March 2018 Issue of Wines & Vines

Single-serve Packages Surging

Mini bottles are taking their share in glass, PET and other formats

by Jane Firstenfeld

 Once opened, 750-ml bottles pose a problem for many wine drinkers, who perceive that quality goes down when wine isn’t consumed within a day or two. Good bag-in-box (BiB) wine offerings are marketed as an alternative. BiB packages are known to preserve wines with their original flavor profiles for longer periods after opening, but brand and varietal choices are still limited. And BiBs, which normally contain 3 or 4 liters, may represent too large a commitment for casual consumers, although they are significantly less costly per unit than similar wines in 750-ml bottles.

This story began as a look into tiny bottles: 375-ml vessels and, almost incidentally, 187 mls. As it turns out, the tinier the better, according to wineries and bottlers we contacted. Hotel mini-fridges and airlines have made 187-ml packages more than familiar to travelers, and alternatives to the tiny bottles abound.

Winery POV
Korbel Champagne Cellars in Guerneville, Calif., produces 1.9 million cases of sparkling wine per year. Of these, about 105,000 cases (based on 9-liter cases) are packaged in 187-ml bottles, according to Margie Healy, Korbel vice president of communications. Given the complexity of méthode champenoise production, it’s not surprising that Korbel is one of just a few bubbly producers to bottle-ferment its wine in the tiny bottles.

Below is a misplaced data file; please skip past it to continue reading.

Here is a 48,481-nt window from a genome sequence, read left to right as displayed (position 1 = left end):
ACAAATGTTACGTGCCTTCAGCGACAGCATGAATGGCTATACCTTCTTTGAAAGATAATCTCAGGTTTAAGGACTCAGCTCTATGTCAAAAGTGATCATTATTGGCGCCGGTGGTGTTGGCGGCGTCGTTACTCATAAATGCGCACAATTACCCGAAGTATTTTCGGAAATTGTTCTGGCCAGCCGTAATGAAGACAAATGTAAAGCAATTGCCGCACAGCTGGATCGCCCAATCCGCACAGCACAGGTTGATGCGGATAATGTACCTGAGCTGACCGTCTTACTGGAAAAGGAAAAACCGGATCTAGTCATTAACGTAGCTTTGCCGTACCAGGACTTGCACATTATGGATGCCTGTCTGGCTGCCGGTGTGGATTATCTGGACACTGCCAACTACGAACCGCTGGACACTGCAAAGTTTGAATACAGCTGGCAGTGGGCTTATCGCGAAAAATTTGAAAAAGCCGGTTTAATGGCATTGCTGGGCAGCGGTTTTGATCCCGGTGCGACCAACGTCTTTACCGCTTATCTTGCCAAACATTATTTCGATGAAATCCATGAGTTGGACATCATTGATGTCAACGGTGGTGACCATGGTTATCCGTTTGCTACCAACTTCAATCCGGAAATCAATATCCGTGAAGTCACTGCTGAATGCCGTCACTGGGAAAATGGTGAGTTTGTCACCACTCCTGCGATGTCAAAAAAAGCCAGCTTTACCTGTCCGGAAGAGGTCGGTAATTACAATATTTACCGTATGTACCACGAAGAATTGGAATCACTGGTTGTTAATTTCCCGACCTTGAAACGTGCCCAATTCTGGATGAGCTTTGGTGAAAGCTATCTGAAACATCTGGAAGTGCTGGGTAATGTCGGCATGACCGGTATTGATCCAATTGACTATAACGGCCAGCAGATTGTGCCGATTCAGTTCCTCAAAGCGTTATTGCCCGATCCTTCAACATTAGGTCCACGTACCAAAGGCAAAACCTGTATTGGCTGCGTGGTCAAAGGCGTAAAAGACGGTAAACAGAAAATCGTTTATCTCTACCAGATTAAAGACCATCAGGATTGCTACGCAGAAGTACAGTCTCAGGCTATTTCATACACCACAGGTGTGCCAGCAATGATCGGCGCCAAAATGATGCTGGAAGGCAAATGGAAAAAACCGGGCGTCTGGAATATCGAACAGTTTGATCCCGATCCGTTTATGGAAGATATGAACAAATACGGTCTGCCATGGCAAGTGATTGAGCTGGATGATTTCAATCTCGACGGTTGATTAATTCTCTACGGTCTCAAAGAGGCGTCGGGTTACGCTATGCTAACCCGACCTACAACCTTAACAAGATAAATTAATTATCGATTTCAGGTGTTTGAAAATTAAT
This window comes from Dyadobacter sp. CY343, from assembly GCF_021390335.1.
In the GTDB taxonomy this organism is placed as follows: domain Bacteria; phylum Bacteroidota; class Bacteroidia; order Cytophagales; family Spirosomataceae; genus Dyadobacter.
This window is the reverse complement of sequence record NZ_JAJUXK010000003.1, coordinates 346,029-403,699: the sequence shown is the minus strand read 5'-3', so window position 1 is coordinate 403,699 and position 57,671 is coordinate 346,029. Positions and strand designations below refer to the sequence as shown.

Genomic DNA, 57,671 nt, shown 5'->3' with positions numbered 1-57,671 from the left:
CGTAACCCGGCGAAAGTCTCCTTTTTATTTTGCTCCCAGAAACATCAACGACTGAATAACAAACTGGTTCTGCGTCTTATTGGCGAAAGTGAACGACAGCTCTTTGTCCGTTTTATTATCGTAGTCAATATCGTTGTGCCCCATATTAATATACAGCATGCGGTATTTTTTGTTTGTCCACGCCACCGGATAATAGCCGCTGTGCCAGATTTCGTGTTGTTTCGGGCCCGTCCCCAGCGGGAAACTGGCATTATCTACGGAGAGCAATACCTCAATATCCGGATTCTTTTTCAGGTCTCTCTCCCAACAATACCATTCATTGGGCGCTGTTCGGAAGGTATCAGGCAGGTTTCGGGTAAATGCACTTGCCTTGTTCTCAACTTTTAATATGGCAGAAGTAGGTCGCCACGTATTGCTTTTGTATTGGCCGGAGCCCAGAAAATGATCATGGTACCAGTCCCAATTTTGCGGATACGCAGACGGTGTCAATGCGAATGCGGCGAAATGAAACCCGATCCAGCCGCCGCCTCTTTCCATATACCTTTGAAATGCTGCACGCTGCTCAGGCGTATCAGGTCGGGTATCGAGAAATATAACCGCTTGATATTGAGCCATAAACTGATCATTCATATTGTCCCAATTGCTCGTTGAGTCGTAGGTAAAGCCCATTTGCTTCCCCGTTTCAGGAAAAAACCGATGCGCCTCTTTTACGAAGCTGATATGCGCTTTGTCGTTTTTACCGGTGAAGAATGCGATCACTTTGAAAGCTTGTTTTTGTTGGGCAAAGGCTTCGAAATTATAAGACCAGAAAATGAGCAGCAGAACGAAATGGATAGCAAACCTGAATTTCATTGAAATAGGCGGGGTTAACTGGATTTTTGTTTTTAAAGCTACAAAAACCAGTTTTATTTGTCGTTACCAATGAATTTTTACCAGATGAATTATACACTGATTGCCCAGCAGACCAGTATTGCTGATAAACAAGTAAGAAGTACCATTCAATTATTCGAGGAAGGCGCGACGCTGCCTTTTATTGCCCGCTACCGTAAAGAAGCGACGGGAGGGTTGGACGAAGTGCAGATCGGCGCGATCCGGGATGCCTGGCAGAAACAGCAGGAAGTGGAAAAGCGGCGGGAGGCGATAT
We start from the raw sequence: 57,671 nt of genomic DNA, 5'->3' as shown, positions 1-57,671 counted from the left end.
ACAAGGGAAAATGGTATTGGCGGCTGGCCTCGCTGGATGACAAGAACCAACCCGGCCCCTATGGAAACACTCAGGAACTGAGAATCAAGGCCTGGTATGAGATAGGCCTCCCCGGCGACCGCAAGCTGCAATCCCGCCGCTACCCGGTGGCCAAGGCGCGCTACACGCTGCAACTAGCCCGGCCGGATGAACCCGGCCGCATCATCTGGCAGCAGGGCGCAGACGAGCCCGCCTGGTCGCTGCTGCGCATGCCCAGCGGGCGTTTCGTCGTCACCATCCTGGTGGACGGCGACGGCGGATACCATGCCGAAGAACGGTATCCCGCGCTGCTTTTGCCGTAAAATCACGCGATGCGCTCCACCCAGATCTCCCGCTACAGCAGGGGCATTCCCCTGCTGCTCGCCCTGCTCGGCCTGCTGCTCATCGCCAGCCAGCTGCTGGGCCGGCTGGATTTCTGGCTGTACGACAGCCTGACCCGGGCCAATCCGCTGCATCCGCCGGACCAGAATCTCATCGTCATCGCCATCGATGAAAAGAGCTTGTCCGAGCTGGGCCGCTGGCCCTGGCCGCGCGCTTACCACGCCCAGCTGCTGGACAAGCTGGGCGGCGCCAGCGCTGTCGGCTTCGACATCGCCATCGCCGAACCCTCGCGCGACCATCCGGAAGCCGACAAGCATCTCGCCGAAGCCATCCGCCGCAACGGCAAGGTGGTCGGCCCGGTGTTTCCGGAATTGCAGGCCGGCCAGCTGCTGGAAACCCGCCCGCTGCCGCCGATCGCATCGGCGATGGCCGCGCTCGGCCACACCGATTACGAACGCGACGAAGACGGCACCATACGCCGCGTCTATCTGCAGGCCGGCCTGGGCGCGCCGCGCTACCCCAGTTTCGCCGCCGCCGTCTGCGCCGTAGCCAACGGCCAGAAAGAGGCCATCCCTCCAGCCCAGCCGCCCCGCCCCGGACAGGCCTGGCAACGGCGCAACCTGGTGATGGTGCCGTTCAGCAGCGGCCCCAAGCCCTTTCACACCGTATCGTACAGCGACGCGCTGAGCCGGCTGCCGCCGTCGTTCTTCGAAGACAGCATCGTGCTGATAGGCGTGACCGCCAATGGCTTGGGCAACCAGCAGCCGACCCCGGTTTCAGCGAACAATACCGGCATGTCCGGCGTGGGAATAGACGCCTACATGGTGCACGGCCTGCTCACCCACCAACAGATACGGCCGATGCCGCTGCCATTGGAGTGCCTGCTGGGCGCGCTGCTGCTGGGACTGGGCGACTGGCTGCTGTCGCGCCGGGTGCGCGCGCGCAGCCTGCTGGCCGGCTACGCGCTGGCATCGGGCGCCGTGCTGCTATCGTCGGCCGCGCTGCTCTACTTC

Healy said the market for this package showed its largest growth in 2012. To date, Korbel’s largest ship year was 2015. The winery last produced 375-ml bottles (the familiar Champagne “split”) in 2012, and final sales were in 2013. Korbel was producing some 10,000-13,000 cases of 375s annually but deemed the size untenable.
     “We were the only ones purchasing the glass from the supplier. We would have had to make a sizeable investment in glass mold costs to continue producing,” Healy said.